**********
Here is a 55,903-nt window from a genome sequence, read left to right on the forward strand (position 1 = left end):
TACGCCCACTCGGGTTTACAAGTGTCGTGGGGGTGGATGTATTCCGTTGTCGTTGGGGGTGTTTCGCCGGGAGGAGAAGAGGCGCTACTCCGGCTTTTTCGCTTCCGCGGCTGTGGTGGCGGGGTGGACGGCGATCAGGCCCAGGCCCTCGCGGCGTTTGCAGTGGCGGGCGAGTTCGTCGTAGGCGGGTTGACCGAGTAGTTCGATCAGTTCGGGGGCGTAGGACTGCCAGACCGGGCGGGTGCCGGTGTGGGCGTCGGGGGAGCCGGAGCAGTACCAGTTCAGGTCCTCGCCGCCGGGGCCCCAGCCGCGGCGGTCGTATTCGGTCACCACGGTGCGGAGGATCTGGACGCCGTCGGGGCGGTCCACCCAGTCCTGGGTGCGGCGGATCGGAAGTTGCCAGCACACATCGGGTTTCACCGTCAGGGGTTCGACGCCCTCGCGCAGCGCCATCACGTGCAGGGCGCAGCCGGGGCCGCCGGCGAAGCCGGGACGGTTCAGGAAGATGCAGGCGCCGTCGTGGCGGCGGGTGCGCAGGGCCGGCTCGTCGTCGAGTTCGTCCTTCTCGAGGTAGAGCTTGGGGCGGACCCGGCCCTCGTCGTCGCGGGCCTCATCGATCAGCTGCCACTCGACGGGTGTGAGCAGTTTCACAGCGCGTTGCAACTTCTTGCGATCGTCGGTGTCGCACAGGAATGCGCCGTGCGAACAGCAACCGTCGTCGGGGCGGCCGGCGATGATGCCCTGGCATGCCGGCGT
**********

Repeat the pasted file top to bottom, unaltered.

Here is a 55,903-nt window from a genome sequence, read left to right on the forward strand (position 1 = left end):
TACGCCCACTCGGGTTTACAAGTGTCGTGGGGGTGGATGTATTCCGTTGTCGTTGGGGGTGTTTCGCCGGGAGGAGAAGAGGCGCTACTCCGGCTTTTTCGCTTCCGCGGCTGTGGTGGCGGGGTGGACGGCGATCAGGCCCAGGCCCTCGCGGCGTTTGCAGTGGCGGGCGAGTTCGTCGTAGGCGGGTTGACCGAGTAGTTCGATCAGTTCGGGGGCGTAGGACTGCCAGACCGGGCGGGTGCCGGTGTGGGCGTCGGGGGAGCCGGAGCAGTACCAGTTCAGGTCCTCGCCGCCGGGGCCCCAGCCGCGGCGGTCGTATTCGGTCACCACGGTGCGGAGGATCTGGACGCCGTCGGGGCGGTCCACCCAGTCCTGGGTGCGGCGGATCGGAAGTTGCCAGCACACATCGGGTTTCACCGTCAGGGGTTCGACGCCCTCGCGCAGCGCCATCACGTGCAGGGCGCAGCCGGGGCCGCCGGCGAAGCCGGGACGGTTCAGGAAGATGCAGGCGCCGTCGTGGCGGCGGGTGCGCAGGGCCGGCTCGTCGTCGAGTTCGTCCTTCTCGAGGTAGAGCTTGGGGCGGACCCGGCCCTCGTCGTCGCGGGCCTCATCGATCAGCTGCCACTCGACGGGTGTGAGCAGTTTCACAGCGCGTTGCAACTTCTTGCGATCGTCGGTGTCGCACAGGAATGCGCCGTGCGAACAGCAACCGTCGTCGGGGCGGCCGGCGATGATGCCCTGGCATGCCGGCGT